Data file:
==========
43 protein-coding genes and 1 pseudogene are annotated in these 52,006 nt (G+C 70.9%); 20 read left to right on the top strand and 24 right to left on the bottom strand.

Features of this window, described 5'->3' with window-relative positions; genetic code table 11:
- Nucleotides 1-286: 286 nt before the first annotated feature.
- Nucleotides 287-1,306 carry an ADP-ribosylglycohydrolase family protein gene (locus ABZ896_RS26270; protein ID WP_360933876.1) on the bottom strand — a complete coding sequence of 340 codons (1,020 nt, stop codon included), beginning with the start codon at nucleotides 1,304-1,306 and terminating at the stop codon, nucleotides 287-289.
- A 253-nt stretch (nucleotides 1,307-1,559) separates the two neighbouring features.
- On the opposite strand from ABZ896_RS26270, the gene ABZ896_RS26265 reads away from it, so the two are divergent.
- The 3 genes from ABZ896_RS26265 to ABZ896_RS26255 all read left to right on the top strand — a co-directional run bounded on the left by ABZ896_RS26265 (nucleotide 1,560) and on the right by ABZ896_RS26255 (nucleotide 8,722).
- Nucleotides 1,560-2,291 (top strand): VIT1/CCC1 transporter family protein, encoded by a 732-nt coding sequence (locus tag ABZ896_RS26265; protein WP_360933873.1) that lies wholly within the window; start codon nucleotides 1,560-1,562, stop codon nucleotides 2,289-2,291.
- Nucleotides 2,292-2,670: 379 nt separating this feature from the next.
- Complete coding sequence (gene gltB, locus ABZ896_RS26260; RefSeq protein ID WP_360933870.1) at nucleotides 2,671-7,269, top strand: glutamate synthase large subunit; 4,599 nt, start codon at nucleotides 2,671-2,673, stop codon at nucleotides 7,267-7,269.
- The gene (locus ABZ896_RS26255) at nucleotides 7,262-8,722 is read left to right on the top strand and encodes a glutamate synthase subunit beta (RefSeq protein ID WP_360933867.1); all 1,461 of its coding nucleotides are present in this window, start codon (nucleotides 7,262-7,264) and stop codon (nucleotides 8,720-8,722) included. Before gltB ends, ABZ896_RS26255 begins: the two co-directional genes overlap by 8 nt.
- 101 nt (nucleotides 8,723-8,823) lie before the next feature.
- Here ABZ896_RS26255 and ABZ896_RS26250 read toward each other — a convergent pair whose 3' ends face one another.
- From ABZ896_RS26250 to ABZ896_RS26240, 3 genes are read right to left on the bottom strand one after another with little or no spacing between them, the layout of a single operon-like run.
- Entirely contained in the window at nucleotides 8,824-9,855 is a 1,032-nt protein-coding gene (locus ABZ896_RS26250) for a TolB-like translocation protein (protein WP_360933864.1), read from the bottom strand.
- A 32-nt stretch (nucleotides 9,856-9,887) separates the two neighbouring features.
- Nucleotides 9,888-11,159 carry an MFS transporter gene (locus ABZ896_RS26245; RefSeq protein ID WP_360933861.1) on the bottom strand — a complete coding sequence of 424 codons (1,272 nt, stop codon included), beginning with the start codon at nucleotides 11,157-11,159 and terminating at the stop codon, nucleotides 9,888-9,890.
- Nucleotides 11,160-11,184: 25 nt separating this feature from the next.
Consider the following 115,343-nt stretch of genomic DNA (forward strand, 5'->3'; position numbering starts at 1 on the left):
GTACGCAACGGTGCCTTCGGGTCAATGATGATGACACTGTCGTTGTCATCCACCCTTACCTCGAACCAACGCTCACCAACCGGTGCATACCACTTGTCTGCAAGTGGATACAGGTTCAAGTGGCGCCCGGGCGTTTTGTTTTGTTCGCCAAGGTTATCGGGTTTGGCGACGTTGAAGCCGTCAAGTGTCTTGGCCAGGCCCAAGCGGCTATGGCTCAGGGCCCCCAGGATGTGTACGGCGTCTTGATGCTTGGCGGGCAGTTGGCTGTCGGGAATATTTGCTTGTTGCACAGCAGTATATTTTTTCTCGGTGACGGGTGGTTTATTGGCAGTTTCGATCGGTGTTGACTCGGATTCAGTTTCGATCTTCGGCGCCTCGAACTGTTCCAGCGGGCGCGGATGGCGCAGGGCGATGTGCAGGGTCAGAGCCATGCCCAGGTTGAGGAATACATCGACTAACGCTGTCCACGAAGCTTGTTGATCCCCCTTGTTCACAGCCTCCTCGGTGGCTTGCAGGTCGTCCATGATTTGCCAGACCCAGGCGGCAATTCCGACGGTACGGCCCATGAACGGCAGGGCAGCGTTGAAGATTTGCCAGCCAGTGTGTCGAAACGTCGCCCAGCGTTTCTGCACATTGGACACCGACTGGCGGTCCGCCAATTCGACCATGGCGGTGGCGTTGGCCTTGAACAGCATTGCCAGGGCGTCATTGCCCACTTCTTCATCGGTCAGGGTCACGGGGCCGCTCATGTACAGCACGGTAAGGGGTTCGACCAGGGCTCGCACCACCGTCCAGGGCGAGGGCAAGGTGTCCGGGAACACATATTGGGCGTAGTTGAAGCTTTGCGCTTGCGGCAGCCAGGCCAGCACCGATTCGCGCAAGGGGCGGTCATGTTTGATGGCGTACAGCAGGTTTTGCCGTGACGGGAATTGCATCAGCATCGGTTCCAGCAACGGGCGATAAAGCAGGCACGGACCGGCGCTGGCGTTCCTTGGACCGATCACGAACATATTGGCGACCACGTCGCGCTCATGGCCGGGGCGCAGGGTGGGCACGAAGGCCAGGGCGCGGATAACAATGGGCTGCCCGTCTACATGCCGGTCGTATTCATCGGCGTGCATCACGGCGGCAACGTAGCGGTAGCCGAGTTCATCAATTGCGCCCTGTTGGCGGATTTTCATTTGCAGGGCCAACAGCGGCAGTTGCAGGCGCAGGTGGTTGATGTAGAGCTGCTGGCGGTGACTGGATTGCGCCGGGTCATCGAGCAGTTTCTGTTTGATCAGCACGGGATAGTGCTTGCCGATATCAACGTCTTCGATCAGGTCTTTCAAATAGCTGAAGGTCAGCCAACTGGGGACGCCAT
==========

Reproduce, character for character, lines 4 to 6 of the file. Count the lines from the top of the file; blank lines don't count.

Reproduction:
- Nucleotides 287-1,306 carry an ADP-ribosylglycohydrolase family protein gene (locus ABZ896_RS26270; protein ID WP_360933876.1) on the bottom strand — a complete coding sequence of 340 codons (1,020 nt, stop codon included), beginning with the start codon at nucleotides 1,304-1,306 and terminating at the stop codon, nucleotides 287-289.
- A 253-nt stretch (nucleotides 1,307-1,559) separates the two neighbouring features.
- On the opposite strand from ABZ896_RS26270, the gene ABZ896_RS26265 reads away from it, so the two are divergent.